Language is of course dynamic and often beautiful: it evolves, it assimilates, existing words morph into new ones and new words enter the dictionary each year. What riles aesthetes about buzzwords (“buzzword”, ironically is itself considered a buzzword) is the laziness inherent in their creation. In business they are often coined to cover a lack or meaning (management consultancies are infamous for this), to obfuscate or to simply divert attention from an unpalatable fact. The British Government recently decided to start a process of “quantitative easing” by which they mean the printing of new money. Those extra syllables and the puzzling phraseology neatly cloaking a veil of smooth business efficacy over a rather mundane (though probably necessary) economic strategy.
In the attractions industry we have our own share: “edutainment”, “eatertainment”, “shoppertainment” and the much in-vogue “staycation” are just a few. At a recent conference, the occasional and unfortunate occurrence of illness and nausea on thrill rides was referred to as “protein spill”. As in “Last night I drank way, way too much. I still have protein spill on my shoes”
“Staycation” is of course the buzz word de nos jours. There is increasing evidence that both here in the UK and in the US the effects of the credit crunch on segments of the attractions business are being mitigated by the phenomenon of people holidaying closer to home and of visiting their local attractions as opposed to travelling abroad. In Britain,
“Figures released …by the Department of Culture, Media and Sport show that attendance at museums and galleries in the past six months has continued to rise… Many historic destinations, too, have seen a surge in visitor numbers.”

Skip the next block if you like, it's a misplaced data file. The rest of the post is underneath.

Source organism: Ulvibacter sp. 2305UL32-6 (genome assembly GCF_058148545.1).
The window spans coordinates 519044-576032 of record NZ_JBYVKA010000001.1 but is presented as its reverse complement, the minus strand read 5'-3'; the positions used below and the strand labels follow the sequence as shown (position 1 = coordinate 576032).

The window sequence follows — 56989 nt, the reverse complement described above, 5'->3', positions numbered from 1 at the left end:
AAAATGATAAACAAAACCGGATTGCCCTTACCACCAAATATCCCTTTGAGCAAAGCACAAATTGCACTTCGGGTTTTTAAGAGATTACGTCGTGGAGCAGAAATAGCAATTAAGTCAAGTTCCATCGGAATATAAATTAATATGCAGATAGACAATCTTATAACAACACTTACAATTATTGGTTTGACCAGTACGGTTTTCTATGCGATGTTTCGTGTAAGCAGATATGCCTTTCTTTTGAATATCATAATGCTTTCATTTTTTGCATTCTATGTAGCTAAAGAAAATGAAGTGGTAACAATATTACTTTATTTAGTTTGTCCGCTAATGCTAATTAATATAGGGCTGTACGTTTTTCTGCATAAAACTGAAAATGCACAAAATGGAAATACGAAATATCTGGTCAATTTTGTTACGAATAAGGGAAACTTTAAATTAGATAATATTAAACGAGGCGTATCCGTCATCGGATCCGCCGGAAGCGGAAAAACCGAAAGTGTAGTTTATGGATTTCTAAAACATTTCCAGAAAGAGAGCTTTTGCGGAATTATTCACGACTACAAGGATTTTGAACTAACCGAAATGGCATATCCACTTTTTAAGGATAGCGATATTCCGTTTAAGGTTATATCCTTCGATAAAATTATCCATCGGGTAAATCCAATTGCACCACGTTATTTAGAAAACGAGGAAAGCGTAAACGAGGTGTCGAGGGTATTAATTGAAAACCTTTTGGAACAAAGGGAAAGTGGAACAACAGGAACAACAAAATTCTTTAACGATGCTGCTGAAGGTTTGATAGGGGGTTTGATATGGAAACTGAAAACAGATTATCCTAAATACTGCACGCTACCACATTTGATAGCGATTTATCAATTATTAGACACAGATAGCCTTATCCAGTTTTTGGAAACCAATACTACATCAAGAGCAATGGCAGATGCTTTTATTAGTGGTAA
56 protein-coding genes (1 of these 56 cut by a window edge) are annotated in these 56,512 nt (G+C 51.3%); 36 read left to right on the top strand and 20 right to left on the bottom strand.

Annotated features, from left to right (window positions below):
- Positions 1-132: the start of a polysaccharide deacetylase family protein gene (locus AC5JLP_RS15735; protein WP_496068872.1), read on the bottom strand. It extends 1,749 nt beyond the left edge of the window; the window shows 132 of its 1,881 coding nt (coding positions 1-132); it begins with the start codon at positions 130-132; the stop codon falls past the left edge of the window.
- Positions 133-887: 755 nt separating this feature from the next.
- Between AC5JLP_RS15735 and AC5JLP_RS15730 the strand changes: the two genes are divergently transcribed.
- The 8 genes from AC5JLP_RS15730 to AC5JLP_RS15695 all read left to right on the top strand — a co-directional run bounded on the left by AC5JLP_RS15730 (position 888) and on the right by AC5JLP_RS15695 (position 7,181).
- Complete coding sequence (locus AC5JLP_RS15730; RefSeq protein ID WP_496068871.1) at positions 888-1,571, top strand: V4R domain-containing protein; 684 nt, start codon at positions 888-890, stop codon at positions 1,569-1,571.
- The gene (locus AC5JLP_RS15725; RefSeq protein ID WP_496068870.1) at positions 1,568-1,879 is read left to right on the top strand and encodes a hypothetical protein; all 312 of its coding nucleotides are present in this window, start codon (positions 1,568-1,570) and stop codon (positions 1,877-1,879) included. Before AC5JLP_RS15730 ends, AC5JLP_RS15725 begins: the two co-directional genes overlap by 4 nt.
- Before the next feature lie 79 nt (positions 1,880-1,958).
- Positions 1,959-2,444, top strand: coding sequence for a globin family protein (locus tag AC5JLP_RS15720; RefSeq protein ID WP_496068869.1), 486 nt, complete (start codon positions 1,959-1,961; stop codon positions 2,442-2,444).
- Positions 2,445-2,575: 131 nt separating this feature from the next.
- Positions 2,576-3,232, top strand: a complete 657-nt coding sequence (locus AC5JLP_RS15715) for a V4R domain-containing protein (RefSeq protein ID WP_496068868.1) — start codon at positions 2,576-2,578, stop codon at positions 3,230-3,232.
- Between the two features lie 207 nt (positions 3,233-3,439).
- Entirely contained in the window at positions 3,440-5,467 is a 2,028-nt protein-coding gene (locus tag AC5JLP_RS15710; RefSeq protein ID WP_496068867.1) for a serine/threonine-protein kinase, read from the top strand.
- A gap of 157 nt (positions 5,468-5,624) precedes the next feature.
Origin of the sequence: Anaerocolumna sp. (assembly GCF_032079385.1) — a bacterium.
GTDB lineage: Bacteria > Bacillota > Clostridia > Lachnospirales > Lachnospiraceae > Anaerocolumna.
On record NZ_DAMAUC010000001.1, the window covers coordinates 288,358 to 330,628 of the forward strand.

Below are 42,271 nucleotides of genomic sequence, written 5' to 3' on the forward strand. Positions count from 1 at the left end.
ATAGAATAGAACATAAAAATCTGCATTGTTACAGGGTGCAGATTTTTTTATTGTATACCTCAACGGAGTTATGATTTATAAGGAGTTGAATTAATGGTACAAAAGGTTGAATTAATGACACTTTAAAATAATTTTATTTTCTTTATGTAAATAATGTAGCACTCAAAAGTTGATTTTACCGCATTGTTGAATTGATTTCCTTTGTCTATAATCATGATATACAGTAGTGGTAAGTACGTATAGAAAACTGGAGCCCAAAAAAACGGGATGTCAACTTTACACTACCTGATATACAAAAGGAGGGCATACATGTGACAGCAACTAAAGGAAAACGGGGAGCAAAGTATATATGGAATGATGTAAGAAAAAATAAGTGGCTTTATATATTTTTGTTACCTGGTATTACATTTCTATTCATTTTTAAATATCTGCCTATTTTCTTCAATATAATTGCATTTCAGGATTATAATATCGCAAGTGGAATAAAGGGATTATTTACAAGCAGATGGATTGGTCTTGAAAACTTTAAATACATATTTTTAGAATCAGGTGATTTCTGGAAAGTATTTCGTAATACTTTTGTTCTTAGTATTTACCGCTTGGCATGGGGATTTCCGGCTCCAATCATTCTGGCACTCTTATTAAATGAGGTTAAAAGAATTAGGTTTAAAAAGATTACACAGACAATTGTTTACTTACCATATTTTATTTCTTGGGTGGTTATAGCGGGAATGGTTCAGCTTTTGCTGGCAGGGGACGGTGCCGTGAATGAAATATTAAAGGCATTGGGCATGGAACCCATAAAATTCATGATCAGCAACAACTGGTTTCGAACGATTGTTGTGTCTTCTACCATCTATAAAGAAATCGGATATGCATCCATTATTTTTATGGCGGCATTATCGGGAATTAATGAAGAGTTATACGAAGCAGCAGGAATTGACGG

And for an example of buzzword evolution in action, some of the more dire prognostications have given rise to an even newer – not leading edge but bleeding edge- buzzword, as pointed out in the LA Times today :
“And while people are staying home like last year, the grimmer economic outlook has gotten some to call this year’s phenomenon a naycation.
Robert Thompson, a Syracuse University pop culture professor, said there’s a clear difference between a naycation and a staycation, and it’s all in the attitude. The naycation, Thompson said, implies a more dismal response to the economy.
"If last year you went on staycation, you stayed home with a good attitude, " Thompson said. "With a naycation, you stay home and grumble."
There you have it. I am off for a daycation …
Image: Managment consultants. The man in the middle has just arranged his first date for 18 months . His friends are pleased for him. This represents a substantial paradigm shift in his love life.